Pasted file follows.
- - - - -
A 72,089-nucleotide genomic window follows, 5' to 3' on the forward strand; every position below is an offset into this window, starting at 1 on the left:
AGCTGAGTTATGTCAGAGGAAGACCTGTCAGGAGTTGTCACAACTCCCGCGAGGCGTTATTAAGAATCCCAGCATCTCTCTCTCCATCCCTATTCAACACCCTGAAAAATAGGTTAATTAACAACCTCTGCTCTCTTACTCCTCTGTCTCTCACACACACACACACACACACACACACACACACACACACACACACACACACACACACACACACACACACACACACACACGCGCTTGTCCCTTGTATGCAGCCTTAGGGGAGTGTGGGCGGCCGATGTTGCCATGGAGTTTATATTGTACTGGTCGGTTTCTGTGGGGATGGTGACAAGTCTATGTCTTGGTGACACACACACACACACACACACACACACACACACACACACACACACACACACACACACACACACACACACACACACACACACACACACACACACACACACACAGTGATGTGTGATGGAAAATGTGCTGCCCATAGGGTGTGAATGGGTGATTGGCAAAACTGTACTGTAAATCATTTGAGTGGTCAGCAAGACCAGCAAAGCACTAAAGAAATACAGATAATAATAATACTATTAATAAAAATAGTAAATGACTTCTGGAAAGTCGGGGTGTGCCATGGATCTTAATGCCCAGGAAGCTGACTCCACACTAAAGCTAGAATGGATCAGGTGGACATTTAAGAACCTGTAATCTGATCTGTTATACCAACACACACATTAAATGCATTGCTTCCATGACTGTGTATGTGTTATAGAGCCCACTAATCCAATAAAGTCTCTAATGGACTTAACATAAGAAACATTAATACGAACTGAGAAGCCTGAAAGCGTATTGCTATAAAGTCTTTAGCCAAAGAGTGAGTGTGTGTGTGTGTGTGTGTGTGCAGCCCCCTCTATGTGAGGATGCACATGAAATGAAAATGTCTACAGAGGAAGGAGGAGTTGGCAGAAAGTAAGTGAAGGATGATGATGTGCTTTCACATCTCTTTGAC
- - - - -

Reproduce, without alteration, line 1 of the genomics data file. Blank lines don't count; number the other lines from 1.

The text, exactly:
A 72,089-nucleotide genomic window follows, 5' to 3' on the forward strand; every position below is an offset into this window, starting at 1 on the left: